For us at Cisco on our Service Provider Marketing team, it’s been an exciting journey. We first sought to make the industry challenge imposed by the exhaustion of IPv4 addresses more widely understood by a non-technical audience. Hence our effort at some humor with Read More »
On May 24, 2012, the non-profit Sustainable Silicon Valley and its partners gathered at West Summit 2012, with hundreds of others, to explore interlocking themes: Global Trade, Regional Resilience, and Climate Volatility. The Summit featured high-caliber speakers and sponsors from corporations, governmental agencies, NGOs and educational institutions.
I was part of a panel entitled, “Leadership and Vision to Achieve Regional Resiliency,” which focused on the twin challenges facing cities — sustainability and resiliency. We honed in on best practices gleaned to date and how leaders can catalyze the deep transformation necessary to build a sustainable future. Read More »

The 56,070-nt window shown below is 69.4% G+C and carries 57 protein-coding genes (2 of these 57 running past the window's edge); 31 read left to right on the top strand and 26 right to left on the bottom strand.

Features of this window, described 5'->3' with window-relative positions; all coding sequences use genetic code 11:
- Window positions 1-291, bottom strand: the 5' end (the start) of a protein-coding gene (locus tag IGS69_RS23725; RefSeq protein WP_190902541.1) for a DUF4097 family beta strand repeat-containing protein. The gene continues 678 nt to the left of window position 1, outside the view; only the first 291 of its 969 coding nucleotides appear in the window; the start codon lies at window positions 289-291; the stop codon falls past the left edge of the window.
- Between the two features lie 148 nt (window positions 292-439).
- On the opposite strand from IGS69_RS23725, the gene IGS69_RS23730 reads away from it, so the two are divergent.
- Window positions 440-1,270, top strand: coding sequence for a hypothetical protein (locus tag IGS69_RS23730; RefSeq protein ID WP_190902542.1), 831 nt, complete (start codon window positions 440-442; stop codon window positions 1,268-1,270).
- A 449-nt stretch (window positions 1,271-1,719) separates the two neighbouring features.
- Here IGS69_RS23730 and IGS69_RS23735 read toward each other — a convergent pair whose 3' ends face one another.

As Chief Strategist of the Worldwide Partner Organization, I often speak with partners about their value-add, differentiation, and profitability. Here are some thoughts on how the traditional partner differentiation model needs to evolve in the cloud market place.
Partner profitability has always been driven by the unique value that partners add to surround the offerings from their suppliers. This can be in the form of integration with other third-party products, their own pre- and post-sales services, or even custom service level agreements. The more unique this differentiation, the higher is the partner margin on the transaction; and the more relevant their proposed solution is for the customer, the higher is their probability of winning the order. It is not surprising to see two Cisco partners – one making 12% gross margin and the other making over 25% on similar transactions due to their differing value propositions. Both business models are valid as long as the partner is managing the overhead against the subject margin they are receiving.